According to EBSCO, Robert Herrick was born in London in the year 1591(par. 1). As a child, he spent most of his time in Hampton and became an apprentice to his uncle who was a jeweler to the king (par. 1). He was a graduate of Cambridge and soon after, in 1627, he took orders and became a chaplain (par. 1). Two years later, he resided in Devonshire until 1647 when he was ejected for political reasons (par. 1). However, he was allowed to return in 1662 and stayed there until his death in 1674 (par. 1). The majority of Herrick’s work was in the Hesperides (par. 1). This also contained his Noble Numbers, which are religious poems (par. 1). A few of his poems contained in the Hesperides are, “The Argument of His Book”, “Upon the Loss of His Mistresses”, “The Vine”, and “Delight in Disorder”(par. 1).
Robert Herrick’s “To the Virgins, to Make Much of Time” is mainly about seizing the day and not letting time pass by. In lines one through four, it speaks of gathering flowers before they die because time will continue to pass by. Lines five through eight is about the sun rising and setting every day. Next, in lines nine through twelve, the writer speaks of how the beginning years of life are the best years but as time continues, age will follow. L...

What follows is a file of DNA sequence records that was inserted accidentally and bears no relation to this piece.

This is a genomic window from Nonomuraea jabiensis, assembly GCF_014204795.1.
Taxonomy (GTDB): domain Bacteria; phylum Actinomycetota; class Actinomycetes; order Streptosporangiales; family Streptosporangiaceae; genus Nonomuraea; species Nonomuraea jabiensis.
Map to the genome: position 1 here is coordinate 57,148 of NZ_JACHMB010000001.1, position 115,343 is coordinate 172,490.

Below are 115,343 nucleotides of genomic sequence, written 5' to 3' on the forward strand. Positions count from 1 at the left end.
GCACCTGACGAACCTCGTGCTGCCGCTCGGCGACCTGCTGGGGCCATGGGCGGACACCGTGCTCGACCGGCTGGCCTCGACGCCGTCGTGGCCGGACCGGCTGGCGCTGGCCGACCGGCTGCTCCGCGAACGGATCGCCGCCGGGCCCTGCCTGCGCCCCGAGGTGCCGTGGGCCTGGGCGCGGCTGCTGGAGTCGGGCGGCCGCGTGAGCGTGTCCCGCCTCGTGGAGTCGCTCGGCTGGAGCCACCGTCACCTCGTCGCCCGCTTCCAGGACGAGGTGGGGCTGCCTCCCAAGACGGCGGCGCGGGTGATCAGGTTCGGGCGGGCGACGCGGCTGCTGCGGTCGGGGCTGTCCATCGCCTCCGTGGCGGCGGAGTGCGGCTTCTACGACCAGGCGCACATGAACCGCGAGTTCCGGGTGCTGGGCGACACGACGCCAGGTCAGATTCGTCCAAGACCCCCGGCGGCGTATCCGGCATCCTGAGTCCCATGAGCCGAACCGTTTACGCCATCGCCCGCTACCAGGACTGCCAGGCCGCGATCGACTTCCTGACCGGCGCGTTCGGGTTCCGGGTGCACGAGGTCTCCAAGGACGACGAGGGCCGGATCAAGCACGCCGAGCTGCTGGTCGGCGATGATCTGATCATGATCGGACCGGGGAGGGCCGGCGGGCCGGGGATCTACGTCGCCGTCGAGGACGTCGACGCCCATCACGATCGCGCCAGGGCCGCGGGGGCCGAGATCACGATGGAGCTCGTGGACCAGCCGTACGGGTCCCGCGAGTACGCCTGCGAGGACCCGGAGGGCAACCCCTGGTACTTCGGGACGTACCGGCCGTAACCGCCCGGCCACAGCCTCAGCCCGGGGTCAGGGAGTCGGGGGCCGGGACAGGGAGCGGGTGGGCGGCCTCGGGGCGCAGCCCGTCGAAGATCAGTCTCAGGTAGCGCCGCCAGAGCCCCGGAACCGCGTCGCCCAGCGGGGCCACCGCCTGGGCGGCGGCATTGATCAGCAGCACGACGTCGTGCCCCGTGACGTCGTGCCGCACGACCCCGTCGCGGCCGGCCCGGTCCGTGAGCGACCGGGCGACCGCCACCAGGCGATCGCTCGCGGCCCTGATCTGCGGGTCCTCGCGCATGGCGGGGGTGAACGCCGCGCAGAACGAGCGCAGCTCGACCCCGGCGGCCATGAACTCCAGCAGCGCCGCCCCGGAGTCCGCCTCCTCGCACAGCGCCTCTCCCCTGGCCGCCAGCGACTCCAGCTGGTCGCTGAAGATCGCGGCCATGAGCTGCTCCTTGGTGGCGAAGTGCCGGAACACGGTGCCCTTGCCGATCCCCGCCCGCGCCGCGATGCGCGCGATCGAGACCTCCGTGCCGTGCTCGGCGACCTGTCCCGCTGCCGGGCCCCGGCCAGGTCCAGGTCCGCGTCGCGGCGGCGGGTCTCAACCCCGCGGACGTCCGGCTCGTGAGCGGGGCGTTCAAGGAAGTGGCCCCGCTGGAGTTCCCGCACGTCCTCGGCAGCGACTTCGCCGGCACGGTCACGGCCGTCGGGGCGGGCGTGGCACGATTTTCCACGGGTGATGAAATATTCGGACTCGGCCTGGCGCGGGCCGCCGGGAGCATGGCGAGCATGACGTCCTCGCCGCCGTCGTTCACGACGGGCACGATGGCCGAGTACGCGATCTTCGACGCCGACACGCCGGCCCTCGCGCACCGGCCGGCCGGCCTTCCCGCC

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Marvell, Andrew. “To His Coy Mistresss.” The Norton Anthology of English Literature. Ed. Stephen Greernblatt. New York: New York, 2006. 1703-1704. Print.
Perkins, Wendy. Critical Essay on 'To the Virgins, to Make Much of Time'. Literature Resource Center. 2001. Web. 20 July 2011.
ProQuest Biographies. Marvell, Andrew, 1621-1678. ProQuest, 2006. Web. 24 July 2011. http://188.8.131.52:2090/critRef/displayItemById.do?QueryType=reference&forAuthor=1407&BackTo=Author%20Page&ItemID=bio1407%20pqllit_ref_lib
Reiff, Raychel Haugrud. Marvell's 'To His Coy Mistress’. Literature Resource Center. 2008. Web. 20 July 2011.
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